Top of Deloitte's Football Money League and arguably the greatest club on the planet, Barcelona have amassed a stunning total of 92 trophies in their 120-year history, including 26 La Liga titles, five Champions Leagues and three Club World Cups.
The 2010/11 season saw Barcelona assemble arguably football's greatest ever club side, including no less than 12 graduates from Barcelona's famed La Masia, who went on to win each of the six trophies on offer.
Moreover, in a 4-0 win over Levante in 2012, Tito Vilanova played with an 11 made up of La Masia players for 61 minutes - the first time in the club's history they were able to field a lineup made entirely of academy graduates.
Fast forward to April 2018, when Barcelona lined up without any La Masia graduates for the first time in 16 years.
Barça have suffered a drastic change in personnel at board level, sponsorship deals and to the framework of their academy, which has brought with it a change in approach from harnessing and developing young talent in favour of signing marquee players with an emphasis on winning in the short-term, not developing players for the long-term.
Joining the Catalan side in 2003, Joan Laporta (pictured above) was instrumental in building the foundations and principles which Barcelona (partially) continue to adhere to today. Laporta focussed on the development of La Masia and the talent which it harboured and, working alongside academy managers Oriel Tort, Laureano Ruiz and Joan Martínez Vilaseca, implemented the mantra of 'we must develop players'.
The likes of Xavi Hernández, Andrés Iniesta, Lionel Messi, Carles Puyol, Victor Valdes, Sergio Busquets, Gerard Pique and Pedro were all La Masia graduates who went on to have successful careers with the senior team under the guidance of Laporta.
It seemed the La Masia wheel kept turning and continued to churn out top quality players year after year, although a host of changes at board level were about to change this.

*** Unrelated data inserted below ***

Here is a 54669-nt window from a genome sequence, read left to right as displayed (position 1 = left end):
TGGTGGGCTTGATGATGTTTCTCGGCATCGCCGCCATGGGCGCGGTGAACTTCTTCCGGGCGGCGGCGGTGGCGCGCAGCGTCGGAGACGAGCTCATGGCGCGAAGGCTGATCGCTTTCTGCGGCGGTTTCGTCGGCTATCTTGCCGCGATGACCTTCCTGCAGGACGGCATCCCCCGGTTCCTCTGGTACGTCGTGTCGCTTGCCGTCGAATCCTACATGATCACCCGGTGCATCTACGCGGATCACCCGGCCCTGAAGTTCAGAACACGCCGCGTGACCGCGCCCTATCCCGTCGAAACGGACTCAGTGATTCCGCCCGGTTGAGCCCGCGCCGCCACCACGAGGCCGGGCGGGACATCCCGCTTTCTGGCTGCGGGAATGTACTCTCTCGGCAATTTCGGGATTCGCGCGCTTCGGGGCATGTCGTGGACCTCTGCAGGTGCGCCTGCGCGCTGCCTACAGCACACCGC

Following the dismissal of Laporta, Sandro Rosell (pictured above) was appointed as Barcelona's president and brought with it a complete change in philosophy. Rosell steered towards a new mantra - 'we must win' and thus sought to sign marquee players already at the peak of their powers with a view to short-term success as opposed to long-term future building.
The signing of Neymar Jr from Brazilian side Santos in 2013 was the catalyst for such change, although not entirely detrimental. While Neymar represented a hefty investment he was still a young talent who could be moulded into a Barça style player and went on to form one of the world's most formidable front lines alongside Luis Suárez, who was another marquee signing who joined in 2014, and Lionel Messi.
The transfer investigation into the acquisition of Neymar, which found
There is still room for optimism at Barcelona as Aleña, Riqui Puig and Oriol Busquets are genuine contenders to earn starting berths at senior level with the Spanish giants. However, their development into world class players hangs in the balance. Bartomeu has to choose between instant success and building a future dynasty to rival that of Pep Guardiola's side between 2008 and 2012.
If the aim is to be content with winning La Liga and occasionally compete for a sixth Champions League title, then the current business model is sustainable. If the aim is to provide a manager with a squad filled with world class players made up of Barcelona DNA and compete both nationally an internationally, then Barça and Bartomeu must return to their old mantra; Més Que Un Club.